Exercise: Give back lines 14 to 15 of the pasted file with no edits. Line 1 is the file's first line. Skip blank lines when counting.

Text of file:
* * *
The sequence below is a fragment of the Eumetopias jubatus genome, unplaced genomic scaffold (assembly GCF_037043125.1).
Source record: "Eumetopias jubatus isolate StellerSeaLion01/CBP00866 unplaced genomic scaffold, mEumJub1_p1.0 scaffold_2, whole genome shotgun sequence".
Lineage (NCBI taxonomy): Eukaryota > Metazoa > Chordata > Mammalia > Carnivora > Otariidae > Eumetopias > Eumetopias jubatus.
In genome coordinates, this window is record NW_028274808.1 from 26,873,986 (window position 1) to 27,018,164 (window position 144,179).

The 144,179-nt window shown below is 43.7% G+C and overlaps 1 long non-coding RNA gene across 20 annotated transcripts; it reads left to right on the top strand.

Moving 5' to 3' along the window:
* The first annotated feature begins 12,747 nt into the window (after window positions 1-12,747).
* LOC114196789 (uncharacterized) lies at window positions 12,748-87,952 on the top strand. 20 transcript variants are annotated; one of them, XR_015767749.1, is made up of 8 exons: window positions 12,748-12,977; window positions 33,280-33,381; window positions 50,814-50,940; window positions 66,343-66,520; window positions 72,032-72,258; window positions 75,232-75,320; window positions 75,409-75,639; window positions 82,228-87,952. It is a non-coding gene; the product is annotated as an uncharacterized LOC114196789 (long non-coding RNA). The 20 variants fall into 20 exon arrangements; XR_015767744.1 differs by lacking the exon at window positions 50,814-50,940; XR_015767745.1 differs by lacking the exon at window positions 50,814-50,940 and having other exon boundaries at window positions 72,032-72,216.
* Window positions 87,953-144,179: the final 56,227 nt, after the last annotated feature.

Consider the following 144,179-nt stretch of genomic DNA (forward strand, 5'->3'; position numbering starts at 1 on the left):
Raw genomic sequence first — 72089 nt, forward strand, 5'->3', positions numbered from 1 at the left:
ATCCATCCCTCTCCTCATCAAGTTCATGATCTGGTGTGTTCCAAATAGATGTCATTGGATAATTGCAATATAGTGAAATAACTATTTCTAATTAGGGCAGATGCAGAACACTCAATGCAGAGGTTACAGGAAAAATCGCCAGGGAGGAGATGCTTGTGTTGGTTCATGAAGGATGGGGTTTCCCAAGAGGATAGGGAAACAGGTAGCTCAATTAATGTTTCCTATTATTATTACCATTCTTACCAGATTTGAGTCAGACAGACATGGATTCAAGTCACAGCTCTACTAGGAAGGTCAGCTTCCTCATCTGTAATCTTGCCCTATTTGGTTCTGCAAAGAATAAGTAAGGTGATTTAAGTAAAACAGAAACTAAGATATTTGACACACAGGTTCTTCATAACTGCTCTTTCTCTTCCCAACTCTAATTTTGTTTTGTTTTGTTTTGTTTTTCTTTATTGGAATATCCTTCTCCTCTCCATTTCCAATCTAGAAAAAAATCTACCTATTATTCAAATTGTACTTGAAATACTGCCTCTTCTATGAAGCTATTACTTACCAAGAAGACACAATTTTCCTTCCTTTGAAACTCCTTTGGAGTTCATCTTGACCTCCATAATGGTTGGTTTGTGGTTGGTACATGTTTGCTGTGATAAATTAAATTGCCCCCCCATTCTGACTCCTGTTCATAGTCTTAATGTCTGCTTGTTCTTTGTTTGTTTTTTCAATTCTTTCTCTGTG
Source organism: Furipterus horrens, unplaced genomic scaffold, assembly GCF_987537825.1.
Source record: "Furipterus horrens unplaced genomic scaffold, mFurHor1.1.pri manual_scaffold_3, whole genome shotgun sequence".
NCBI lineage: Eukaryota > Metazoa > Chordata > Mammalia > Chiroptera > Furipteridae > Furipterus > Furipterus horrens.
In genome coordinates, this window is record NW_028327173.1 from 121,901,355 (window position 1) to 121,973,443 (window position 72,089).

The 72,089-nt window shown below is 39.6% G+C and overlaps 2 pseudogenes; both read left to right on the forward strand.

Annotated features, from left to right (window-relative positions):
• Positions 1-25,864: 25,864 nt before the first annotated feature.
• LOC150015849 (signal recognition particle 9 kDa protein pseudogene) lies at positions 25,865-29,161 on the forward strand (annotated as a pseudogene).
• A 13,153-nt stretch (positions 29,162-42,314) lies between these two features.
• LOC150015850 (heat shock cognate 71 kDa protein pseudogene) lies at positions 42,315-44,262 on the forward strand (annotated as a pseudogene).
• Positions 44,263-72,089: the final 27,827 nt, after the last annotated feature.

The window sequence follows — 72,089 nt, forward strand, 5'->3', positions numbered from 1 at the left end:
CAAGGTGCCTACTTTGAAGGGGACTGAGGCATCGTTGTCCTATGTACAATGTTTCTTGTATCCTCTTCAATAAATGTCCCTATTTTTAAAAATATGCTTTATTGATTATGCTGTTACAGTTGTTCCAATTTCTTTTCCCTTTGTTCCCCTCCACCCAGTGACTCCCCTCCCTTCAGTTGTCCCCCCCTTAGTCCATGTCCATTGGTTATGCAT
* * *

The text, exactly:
Source record: "Furipterus horrens unplaced genomic scaffold, mFurHor1.1.pri manual_scaffold_3, whole genome shotgun sequence".
NCBI lineage: Eukaryota > Metazoa > Chordata > Mammalia > Chiroptera > Furipteridae > Furipterus > Furipterus horrens.